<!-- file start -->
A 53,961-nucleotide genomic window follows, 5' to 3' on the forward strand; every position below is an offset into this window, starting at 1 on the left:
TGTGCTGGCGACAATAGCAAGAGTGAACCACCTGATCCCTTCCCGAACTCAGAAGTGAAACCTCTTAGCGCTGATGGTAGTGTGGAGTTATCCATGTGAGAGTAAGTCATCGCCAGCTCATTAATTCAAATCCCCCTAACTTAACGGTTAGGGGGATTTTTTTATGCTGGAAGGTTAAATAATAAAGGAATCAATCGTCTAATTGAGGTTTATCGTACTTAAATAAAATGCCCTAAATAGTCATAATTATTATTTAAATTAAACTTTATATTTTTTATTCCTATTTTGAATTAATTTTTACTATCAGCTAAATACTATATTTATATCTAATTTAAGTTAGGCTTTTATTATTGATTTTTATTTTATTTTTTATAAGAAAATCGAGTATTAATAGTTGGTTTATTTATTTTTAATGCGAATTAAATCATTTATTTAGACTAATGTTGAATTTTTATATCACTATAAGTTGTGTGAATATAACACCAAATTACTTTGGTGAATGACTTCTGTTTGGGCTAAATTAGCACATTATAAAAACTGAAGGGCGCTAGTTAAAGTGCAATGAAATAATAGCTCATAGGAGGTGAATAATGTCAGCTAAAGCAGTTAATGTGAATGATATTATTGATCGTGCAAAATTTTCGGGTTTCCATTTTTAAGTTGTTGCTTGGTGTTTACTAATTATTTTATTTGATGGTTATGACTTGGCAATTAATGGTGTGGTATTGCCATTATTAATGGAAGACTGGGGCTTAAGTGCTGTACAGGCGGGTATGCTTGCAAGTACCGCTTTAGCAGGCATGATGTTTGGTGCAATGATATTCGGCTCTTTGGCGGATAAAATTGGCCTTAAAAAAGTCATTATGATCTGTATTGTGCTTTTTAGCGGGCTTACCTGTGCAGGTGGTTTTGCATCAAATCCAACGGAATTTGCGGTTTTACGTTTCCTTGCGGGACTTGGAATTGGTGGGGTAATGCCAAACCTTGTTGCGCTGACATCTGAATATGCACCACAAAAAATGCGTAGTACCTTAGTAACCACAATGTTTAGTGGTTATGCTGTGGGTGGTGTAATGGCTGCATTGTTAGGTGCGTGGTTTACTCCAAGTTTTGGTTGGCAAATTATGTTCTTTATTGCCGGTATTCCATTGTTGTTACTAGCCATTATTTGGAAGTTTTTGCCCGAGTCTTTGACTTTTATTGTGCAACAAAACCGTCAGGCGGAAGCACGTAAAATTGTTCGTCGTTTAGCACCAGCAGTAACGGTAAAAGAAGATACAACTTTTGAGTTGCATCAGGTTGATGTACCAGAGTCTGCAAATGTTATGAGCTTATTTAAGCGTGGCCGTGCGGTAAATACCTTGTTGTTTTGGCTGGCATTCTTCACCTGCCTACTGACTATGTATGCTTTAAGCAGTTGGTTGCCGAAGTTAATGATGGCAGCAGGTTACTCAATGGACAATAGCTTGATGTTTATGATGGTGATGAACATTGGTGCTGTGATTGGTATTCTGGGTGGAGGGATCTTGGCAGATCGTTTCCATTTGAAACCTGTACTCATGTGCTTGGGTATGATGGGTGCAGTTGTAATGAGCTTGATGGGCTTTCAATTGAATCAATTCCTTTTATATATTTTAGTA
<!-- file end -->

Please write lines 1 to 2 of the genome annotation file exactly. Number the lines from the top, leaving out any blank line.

A 53,961-nucleotide genomic window follows, 5' to 3' on the forward strand; every position below is an offset into this window, starting at 1 on the left:
TGTGCTGGCGACAATAGCAAGAGTGAACCACCTGATCCCTTCCCGAACTCAGAAGTGAAACCTCTTAGCGCTGATGGTAGTGTGGAGTTATCCATGTGAGAGTAAGTCATCGCCAGCTCATTAATTCAAATCCCCCTAACTTAACGGTTAGGGGGATTTTTTTATGCTGGAAGGTTAAATAATAAAGGAATCAATCGTCTAATTGAGGTTTATCGTACTTAAATAAAATGCCCTAAATAGTCATAATTATTATTTAAATTAAACTTTATATTTTTTATTCCTATTTTGAATTAATTTTTACTATCAGCTAAATACTATATTTATATCTAATTTAAGTTAGGCTTTTATTATTGATTTTTATTTTATTTTTTATAAGAAAATCGAGTATTAATAGTTGGTTTATTTATTTTTAATGCGAATTAAATCATTTATTTAGACTAATGTTGAATTTTTATATCACTATAAGTTGTGTGAATATAACACCAAATTACTTTGGTGAATGACTTCTGTTTGGGCTAAATTAGCACATTATAAAAACTGAAGGGCGCTAGTTAAAGTGCAATGAAATAATAGCTCATAGGAGGTGAATAATGTCAGCTAAAGCAGTTAATGTGAATGATATTATTGATCGTGCAAAATTTTCGGGTTTCCATTTTTAAGTTGTTGCTTGGTGTTTACTAATTATTTTATTTGATGGTTATGACTTGGCAATTAATGGTGTGGTATTGCCATTATTAATGGAAGACTGGGGCTTAAGTGCTGTACAGGCGGGTATGCTTGCAAGTACCGCTTTAGCAGGCATGATGTTTGGTGCAATGATATTCGGCTCTTTGGCGGATAAAATTGGCCTTAAAAAAGTCATTATGATCTGTATTGTGCTTTTTAGCGGGCTTACCTGTGCAGGTGGTTTTGCATCAAATCCAACGGAATTTGCGGTTTTACGTTTCCTTGCGGGACTTGGAATTGGTGGGGTAATGCCAAACCTTGTTGCGCTGACATCTGAATATGCACCACAAAAAATGCGTAGTACCTTAGTAACCACAATGTTTAGTGGTTATGCTGTGGGTGGTGTAATGGCTGCATTGTTAGGTGCGTGGTTTACTCCAAGTTTTGGTTGGCAAATTATGTTCTTTATTGCCGGTATTCCATTGTTGTTACTAGCCATTATTTGGAAGTTTTTGCCCGAGTCTTTGACTTTTATTGTGCAACAAAACCGTCAGGCGGAAGCACGTAAAATTGTTCGTCGTTTAGCACCAGCAGTAACGGTAAAAGAAGATACAACTTTTGAGTTGCATCAGGTTGATGTACCAGAGTCTGCAAATGTTATGAGCTTATTTAAGCGTGGCCGTGCGGTAAATACCTTGTTGTTTTGGCTGGCATTCTTCACCTGCCTACTGACTATGTATGCTTTAAGCAGTTGGTTGCCGAAGTTAATGATGGCAGCAGGTTACTCAATGGACAATAGCTTGATGTTTATGATGGTGATGAACATTGGTGCTGTGATTGGTATTCTGGGTGGAGGGATCTTGGCAGATCGTTTCCATTTGAAACCTGTACTCATGTGCTTGGGTATGATGGGTGCAGTTGTAATGAGCTTGATGGGCTTTCAATTGAATCAATTCCTTTTATATATTTTAGTA